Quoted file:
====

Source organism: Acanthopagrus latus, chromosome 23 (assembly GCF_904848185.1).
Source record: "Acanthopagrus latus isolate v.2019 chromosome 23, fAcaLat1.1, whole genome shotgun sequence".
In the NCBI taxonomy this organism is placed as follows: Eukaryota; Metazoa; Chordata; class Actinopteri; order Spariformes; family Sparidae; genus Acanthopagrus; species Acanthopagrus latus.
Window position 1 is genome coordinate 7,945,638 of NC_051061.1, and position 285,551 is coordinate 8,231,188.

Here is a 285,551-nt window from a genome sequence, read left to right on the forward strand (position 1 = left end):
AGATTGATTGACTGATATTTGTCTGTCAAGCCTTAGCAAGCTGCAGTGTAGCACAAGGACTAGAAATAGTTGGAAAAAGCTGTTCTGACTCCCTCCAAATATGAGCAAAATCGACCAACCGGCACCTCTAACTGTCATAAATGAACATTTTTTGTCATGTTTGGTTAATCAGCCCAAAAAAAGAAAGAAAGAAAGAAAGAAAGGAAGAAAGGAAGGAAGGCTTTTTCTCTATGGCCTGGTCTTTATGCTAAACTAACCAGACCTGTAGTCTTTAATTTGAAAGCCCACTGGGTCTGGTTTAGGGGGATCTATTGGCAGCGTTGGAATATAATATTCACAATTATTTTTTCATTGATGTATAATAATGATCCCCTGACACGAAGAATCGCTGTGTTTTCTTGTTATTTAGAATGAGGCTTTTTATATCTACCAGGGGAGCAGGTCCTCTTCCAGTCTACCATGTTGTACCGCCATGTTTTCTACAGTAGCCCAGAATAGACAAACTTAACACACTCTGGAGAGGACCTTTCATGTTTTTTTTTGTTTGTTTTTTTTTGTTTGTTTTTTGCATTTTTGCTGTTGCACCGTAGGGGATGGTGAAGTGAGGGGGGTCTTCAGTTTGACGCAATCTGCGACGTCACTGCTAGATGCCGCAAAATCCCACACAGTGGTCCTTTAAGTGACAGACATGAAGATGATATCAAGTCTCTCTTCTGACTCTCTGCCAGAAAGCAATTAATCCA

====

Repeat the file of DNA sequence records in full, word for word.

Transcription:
Source organism: Acanthopagrus latus, chromosome 23 (assembly GCF_904848185.1).
Source record: "Acanthopagrus latus isolate v.2019 chromosome 23, fAcaLat1.1, whole genome shotgun sequence".
In the NCBI taxonomy this organism is placed as follows: Eukaryota; Metazoa; Chordata; class Actinopteri; order Spariformes; family Sparidae; genus Acanthopagrus; species Acanthopagrus latus.
Window position 1 is genome coordinate 7,945,638 of NC_051061.1, and position 285,551 is coordinate 8,231,188.

Here is a 285,551-nt window from a genome sequence, read left to right on the forward strand (position 1 = left end):
AGATTGATTGACTGATATTTGTCTGTCAAGCCTTAGCAAGCTGCAGTGTAGCACAAGGACTAGAAATAGTTGGAAAAAGCTGTTCTGACTCCCTCCAAATATGAGCAAAATCGACCAACCGGCACCTCTAACTGTCATAAATGAACATTTTTTGTCATGTTTGGTTAATCAGCCCAAAAAAAGAAAGAAAGAAAGAAAGAAAGGAAGAAAGGAAGGAAGGCTTTTTCTCTATGGCCTGGTCTTTATGCTAAACTAACCAGACCTGTAGTCTTTAATTTGAAAGCCCACTGGGTCTGGTTTAGGGGGATCTATTGGCAGCGTTGGAATATAATATTCACAATTATTTTTTCATTGATGTATAATAATGATCCCCTGACACGAAGAATCGCTGTGTTTTCTTGTTATTTAGAATGAGGCTTTTTATATCTACCAGGGGAGCAGGTCCTCTTCCAGTCTACCATGTTGTACCGCCATGTTTTCTACAGTAGCCCAGAATAGACAAACTTAACACACTCTGGAGAGGACCTTTCATGTTTTTTTTTGTTTGTTTTTTTTTGTTTGTTTTTTGCATTTTTGCTGTTGCACCGTAGGGGATGGTGAAGTGAGGGGGGTCTTCAGTTTGACGCAATCTGCGACGTCACTGCTAGATGCCGCAAAATCCCACACAGTGGTCCTTTAAGTGACAGACATGAAGATGATATCAAGTCTCTCTTCTGACTCTCTGCCAGAAAGCAATTAATCCA